The University of Texas at Austin’s Center for Media Engagement encourages students to frame their stories in “solidarity” toward marginalized communities and is funded in part by billionaire George Soros.
Under the Solidarity Journalism Initiative, students are taught to avoid using systemically harmful labels, including words like “inmate” or “convict.” Advocates argue that framing journalism through the lens of systemic racial oppression “is not biased—it’s public service.”
According to the UT CME, they “envision a vibrant American media ecosystem that more effectively empowers the public to understand, appreciate, and participate in the democratic exchange of ideas.”
The UT CME and the UT Knight Center (a collaboration between UT and the Knight Foundation) are funded by large corporations like Microsoft, Facebook, Google, Univision, the Ford Foundation, and the Open Society Foundation.
The Open Society Foundation was founded by Soros, who is known for funding “racial justice,” anti-police activist groups, and pro-crime district attorneys in Texas. Recently, Soros has been funding political action committees with the goal of making Texas a Democrat-controlled state.
The OSF offers a guide for grant-makers that outlines qualities to incorporate when writing grants for programs that align with “anti-racist, anti-sexist, anti-xenophobic, and anti-ableist approaches, among many others.”
We aspire for diversity, equity, and inclusion(DEI) to be at the core of the Open Society Foundations’ mission and values, and we at the Grant Making Support Group(GMSG) see our role as supporting and encouraging grant making at the Open Society Foundations that advances diversity, equity, and inclusion, not only in terms of the what but also the how of grant making. This effort starts with recognizing our own power in philanthropy. Open Society and other grantmaking organizations should consistently examine how the individual, program, and institutional levels of their work incorporate the values and practices of diversity, equity, and inclusion not just in the ends, but the means.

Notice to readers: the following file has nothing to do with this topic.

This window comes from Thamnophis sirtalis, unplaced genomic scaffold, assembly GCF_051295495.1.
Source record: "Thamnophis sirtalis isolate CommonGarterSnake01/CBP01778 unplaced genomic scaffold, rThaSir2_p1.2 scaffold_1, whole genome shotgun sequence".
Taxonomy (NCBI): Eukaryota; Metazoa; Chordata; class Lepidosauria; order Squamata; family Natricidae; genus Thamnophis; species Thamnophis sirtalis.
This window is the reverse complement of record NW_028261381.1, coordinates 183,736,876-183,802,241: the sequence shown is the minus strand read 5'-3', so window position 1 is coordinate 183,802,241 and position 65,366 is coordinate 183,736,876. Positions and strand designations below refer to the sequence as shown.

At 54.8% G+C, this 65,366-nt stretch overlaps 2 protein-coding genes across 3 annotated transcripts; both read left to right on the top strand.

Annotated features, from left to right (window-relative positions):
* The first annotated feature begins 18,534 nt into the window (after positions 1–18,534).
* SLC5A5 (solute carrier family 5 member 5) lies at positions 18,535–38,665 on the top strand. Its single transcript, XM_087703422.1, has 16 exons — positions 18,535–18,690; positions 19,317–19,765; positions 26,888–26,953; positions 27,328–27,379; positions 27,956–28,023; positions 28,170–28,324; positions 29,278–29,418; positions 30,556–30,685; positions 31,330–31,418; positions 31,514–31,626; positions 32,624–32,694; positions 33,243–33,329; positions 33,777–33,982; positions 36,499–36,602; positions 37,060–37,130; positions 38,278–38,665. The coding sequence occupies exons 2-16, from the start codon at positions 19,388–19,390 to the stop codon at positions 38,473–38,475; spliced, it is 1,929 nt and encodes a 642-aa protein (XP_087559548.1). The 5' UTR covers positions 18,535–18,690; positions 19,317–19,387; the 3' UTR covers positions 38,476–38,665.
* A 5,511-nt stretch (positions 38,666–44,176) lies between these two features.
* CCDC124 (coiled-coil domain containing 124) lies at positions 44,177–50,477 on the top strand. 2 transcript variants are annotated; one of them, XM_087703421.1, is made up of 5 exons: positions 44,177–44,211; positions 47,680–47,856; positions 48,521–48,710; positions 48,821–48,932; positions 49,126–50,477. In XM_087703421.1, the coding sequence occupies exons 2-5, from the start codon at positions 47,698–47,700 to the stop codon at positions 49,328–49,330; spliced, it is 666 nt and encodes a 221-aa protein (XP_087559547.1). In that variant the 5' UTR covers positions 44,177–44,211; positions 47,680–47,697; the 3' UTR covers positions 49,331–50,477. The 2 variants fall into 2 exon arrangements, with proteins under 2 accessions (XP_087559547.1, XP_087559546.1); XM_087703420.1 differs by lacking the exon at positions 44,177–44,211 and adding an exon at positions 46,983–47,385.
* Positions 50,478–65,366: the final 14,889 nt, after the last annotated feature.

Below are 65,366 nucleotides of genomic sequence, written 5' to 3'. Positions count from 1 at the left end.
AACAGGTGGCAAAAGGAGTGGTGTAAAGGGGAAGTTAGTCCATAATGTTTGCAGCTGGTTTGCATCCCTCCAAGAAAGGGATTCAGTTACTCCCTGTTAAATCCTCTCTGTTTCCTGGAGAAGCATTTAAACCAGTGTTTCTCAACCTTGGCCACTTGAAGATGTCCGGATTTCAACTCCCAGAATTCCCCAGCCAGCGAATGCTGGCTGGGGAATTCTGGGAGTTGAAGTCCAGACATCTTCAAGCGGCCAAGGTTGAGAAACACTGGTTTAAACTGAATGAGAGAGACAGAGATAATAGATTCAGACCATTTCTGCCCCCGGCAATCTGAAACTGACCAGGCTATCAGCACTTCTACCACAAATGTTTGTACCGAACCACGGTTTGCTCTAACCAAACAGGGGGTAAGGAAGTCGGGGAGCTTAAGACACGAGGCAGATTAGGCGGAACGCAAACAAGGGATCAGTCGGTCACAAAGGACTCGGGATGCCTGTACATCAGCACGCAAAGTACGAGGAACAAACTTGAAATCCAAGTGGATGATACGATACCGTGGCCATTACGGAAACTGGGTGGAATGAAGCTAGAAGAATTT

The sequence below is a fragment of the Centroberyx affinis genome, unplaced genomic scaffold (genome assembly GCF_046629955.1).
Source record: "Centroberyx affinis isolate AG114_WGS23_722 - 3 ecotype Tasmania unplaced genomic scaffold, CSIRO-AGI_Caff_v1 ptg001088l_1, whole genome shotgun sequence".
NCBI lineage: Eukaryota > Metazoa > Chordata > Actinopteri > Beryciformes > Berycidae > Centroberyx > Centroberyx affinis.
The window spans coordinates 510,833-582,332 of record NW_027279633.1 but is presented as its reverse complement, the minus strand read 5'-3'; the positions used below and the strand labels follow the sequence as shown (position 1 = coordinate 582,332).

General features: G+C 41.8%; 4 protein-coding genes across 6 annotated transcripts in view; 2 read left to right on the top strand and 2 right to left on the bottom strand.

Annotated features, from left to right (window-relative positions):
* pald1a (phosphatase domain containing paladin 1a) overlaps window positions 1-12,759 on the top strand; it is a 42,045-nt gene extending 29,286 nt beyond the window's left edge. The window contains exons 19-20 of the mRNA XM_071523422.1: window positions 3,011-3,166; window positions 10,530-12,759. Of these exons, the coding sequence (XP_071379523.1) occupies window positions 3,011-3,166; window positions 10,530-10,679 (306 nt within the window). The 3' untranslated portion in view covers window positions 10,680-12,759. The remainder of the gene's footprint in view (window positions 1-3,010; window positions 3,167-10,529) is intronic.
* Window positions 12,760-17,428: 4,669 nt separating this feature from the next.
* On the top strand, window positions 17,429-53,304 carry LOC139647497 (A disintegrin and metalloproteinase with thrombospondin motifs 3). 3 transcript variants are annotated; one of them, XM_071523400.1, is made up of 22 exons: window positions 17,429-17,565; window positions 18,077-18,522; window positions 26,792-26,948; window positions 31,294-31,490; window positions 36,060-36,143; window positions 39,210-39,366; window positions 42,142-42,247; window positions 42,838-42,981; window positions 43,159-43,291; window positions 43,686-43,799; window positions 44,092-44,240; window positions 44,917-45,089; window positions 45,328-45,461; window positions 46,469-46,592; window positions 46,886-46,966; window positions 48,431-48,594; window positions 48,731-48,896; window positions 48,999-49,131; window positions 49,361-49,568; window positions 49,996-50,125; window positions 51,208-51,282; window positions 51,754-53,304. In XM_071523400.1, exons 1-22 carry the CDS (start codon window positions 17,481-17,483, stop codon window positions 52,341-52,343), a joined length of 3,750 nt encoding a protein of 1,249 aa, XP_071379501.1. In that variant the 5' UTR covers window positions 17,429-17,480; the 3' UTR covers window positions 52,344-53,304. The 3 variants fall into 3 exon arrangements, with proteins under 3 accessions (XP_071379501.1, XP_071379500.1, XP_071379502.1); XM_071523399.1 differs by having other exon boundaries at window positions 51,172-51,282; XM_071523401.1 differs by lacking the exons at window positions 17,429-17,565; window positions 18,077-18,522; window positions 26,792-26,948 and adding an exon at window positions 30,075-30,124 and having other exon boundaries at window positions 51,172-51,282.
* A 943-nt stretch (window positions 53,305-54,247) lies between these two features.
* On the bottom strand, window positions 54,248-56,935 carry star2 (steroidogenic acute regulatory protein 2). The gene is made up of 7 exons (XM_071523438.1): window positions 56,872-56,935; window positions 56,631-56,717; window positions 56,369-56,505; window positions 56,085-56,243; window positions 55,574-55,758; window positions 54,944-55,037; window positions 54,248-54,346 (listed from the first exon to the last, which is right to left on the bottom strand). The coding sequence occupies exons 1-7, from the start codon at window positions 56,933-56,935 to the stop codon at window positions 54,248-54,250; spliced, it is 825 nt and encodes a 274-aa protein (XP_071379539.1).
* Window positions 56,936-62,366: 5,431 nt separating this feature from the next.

The OSF gave a grant of $65,000 to UT Austin’s CME for the first time in 2020 to be used to “research and disseminate findings about surveillance on U.S. protesters,” and then gave $200,000 in 2021 for a CME Propaganda Research Project. The OSF has donated to UT Austin’s Knight Center several times since 2018.
The OSF also advocates for equity hiring in newsrooms—funding journalism projects with the same mission. They fund both ProPublica and the Ida B. Wells Foundation. Racial injustice writer Nikole Hannah-Jones co-founded the Ida B. Wells Foundation and founded the controversial 1619 Project, which seeks to introduce classroom curriculum to fundamentally change the way students view American history.
Anita Varma, who started the Solidarity Journalism Initiative at UT Austin, told Nieman Lab her prediction for 2022 was that “solidarity eclipses objectivity as journalism’s dominant ideal.”
When writing on the UT CME website about “Making Newsworthiness Decisions in Solidarity,” Varma said one of the pillars was “political solidarity.”
Political solidarity means that people are calling for dismantling structures that uphold social injustice, such as capitalism, white supremacy, patriarchy, colonialism (and the connections between them). Political solidarity stories quote people who criticize the structural dimensions of an issue and demand transformative change.
Some examples of “solidarity reporting” according to the UT website are Teen Vogue‘s “Youth vs. Apocalypse Puts Working-Class Young People of Color at the Heart of the Climate Fight,” about how the climate crisis relates to racism, and Texas Observer’s “West Texas Town Comes Out For Drag Queens,” about a drag queen story hour for kids.
In 2022, a Gallup poll showed 57 percent of Republicans, 41 percent of independent voters, and 10 percent of Democrats said they had no trust in mass media.